30001466The parks were full if people enjoying the Fourth of July holiday and waiting for the fireworks to start. (Sam Green/Special to The Journal)Cortez and visitors celebrate Fourth of JulyA pleasant summer day greeted thousands of people at Cortez parks as they enjoyed Fourth of July festivities and a memorable fireworks show.Soren Piotrowski gets in the spirit for the Fourth of July holiday. (Sam Green/Special to The Journal)30001775Multiple fireworks explode over Parque. De Vida.(Sam Green/Special to The Journal)28873000Fireworks stream into the sky for the Fourth of July. (Sam Green/Special to The Journal)30002920The Cortez Fire Department set off the fireworks this year for the Fourth of July.(Sam Green/Special to The Journal)30002274Fireworks stream into the sky for the Fourth of July. (Sam Green/Special to The Journal)23493000Fireworks light up the sky for the Fourth of July. (Sam Green/Special to The Journal)19373000The Quinns from Chinle wore patriotic attire for the July Fourth celebration in Cortez. (Jim Mimiaga/The Journal)449720Lots of volleyball games were played during the Fourth of July celebration in Cortez parks. (Jim Mimiaga/The Journal)421720The Marquez, Smith and Sanchez family were having a blast at the Fourth of July celebration in Parque de Vida Monday. (Jim Mimiaga/The Journal)300720The parks were full if people enjoying the Fourth of July holiday and waiting for the fireworks to start. (Sam Green/Special to The Journal)14663000The Four Corners Community band played patriotic numbers during the Fourth of July celebration at Centennial Park. (Jim Mimiaga/The Journal)404720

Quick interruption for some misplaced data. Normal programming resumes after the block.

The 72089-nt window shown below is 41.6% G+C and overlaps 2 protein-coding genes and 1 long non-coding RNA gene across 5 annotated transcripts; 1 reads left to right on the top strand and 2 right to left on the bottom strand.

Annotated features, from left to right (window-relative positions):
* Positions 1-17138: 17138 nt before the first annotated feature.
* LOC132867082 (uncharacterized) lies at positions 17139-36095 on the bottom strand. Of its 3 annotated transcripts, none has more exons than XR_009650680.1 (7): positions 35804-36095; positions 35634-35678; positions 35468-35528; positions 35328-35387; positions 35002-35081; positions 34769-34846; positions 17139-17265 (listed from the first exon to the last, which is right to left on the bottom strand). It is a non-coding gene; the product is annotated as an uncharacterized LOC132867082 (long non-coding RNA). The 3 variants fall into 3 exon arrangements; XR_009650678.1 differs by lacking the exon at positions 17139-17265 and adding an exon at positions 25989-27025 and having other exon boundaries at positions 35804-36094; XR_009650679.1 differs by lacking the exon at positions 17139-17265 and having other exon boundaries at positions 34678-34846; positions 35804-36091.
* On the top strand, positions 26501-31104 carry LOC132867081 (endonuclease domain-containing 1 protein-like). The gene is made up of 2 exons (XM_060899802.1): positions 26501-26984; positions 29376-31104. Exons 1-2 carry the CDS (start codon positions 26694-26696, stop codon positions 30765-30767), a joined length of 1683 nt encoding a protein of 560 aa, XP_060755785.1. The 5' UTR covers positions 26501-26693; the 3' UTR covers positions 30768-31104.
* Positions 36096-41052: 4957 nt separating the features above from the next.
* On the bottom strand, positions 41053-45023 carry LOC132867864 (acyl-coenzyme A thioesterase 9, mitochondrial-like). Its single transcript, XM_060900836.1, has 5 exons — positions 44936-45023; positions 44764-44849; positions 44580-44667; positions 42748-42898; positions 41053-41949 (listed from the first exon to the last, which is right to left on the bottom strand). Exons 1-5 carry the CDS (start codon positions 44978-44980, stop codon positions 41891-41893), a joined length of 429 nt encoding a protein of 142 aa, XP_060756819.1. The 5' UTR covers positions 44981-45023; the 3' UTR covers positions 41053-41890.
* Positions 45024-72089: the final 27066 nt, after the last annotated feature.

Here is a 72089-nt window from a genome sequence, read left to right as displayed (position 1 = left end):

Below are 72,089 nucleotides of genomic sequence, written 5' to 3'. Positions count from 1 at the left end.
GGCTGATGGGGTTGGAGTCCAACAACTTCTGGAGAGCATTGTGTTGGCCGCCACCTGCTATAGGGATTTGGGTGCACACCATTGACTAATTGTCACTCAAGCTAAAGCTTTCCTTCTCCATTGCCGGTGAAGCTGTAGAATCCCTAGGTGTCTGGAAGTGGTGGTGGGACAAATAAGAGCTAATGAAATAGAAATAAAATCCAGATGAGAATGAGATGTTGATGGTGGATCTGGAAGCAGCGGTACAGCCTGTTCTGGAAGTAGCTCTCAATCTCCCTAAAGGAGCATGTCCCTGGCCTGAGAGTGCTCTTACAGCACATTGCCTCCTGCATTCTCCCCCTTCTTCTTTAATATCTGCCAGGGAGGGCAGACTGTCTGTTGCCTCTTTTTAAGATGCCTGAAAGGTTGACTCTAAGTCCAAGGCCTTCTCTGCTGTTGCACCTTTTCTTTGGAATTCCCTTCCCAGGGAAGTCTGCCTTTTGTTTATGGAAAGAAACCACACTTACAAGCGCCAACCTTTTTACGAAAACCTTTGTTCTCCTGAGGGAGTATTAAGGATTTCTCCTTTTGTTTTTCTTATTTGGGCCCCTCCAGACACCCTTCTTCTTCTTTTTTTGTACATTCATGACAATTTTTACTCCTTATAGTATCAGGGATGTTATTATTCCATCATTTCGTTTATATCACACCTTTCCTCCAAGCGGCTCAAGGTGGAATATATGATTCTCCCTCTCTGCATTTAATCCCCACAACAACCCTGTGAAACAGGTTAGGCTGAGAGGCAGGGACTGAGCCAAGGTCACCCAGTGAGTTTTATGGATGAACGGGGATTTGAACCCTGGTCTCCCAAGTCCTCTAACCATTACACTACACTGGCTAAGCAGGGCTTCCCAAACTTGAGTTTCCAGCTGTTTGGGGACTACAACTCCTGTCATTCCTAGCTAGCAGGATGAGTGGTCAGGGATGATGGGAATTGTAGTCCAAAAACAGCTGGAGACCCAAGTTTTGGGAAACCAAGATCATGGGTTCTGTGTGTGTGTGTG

A pleasant summer day greeted thousands of people at Cortez parks as they enjoyed Fourth of July festivities and a memorable fireworks show.